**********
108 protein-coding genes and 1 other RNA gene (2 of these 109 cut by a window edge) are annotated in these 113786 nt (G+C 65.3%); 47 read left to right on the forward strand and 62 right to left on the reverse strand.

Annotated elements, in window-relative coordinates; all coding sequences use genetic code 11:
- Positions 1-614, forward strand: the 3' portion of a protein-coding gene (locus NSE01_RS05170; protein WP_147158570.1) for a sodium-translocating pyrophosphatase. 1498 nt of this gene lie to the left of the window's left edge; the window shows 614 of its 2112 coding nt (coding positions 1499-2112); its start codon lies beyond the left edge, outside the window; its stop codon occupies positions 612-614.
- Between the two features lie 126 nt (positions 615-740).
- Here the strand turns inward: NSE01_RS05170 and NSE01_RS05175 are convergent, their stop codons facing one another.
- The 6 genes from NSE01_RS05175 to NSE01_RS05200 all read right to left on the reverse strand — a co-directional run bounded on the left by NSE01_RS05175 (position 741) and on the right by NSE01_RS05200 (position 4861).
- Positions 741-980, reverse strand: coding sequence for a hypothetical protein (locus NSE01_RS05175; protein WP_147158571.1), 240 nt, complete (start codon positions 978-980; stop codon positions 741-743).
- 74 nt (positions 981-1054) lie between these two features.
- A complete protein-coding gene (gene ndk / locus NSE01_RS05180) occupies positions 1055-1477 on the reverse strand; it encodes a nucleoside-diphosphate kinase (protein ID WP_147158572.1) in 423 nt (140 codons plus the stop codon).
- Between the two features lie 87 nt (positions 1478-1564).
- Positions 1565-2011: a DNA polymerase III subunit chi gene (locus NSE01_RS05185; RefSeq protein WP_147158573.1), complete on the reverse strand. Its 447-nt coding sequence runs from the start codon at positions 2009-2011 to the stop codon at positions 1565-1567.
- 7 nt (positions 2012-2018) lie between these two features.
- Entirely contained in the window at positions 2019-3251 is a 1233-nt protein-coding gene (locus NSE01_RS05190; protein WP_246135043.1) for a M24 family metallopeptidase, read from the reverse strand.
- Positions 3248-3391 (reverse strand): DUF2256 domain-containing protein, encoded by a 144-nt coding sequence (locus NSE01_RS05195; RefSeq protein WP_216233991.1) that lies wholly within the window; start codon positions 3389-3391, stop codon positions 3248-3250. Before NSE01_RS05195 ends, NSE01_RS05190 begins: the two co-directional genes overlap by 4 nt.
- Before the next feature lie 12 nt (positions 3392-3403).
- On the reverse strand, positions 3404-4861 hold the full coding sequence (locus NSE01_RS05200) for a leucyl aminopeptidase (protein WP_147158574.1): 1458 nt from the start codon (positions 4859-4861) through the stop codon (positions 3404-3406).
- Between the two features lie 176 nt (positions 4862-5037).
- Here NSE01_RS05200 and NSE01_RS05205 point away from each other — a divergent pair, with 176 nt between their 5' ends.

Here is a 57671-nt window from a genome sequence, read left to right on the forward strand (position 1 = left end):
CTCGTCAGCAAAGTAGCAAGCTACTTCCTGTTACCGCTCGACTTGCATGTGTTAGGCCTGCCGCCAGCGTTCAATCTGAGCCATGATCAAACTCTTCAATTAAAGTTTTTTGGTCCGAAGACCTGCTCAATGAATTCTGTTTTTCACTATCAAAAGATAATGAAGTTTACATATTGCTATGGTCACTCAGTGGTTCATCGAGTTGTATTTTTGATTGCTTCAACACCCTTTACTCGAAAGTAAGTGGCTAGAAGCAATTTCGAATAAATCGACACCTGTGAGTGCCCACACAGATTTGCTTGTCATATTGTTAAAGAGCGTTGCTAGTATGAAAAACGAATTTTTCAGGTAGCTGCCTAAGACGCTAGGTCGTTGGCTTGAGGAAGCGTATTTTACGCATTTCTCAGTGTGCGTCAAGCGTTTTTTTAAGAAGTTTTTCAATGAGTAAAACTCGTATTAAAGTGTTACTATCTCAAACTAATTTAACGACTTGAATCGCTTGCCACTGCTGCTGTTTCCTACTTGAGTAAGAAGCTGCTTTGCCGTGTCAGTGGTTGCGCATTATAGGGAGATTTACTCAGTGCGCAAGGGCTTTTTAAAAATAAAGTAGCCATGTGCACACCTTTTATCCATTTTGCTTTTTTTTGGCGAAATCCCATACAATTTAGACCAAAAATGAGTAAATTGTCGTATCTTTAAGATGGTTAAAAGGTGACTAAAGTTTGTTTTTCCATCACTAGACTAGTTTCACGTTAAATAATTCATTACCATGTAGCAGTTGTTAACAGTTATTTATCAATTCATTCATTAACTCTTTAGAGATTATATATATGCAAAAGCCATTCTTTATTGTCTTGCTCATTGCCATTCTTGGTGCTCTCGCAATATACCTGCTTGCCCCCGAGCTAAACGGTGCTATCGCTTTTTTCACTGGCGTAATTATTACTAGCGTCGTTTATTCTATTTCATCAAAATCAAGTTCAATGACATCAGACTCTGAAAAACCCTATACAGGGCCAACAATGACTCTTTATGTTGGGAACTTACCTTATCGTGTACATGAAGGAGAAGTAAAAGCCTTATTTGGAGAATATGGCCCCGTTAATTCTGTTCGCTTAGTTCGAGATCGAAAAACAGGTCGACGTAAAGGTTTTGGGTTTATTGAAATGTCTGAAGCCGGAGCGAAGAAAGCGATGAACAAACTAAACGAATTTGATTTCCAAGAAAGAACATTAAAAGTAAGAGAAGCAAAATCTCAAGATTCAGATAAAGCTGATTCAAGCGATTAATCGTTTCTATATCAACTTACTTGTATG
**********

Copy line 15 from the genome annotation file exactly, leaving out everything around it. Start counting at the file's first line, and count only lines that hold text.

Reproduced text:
- Before the next feature lie 12 nt (positions 3392-3403).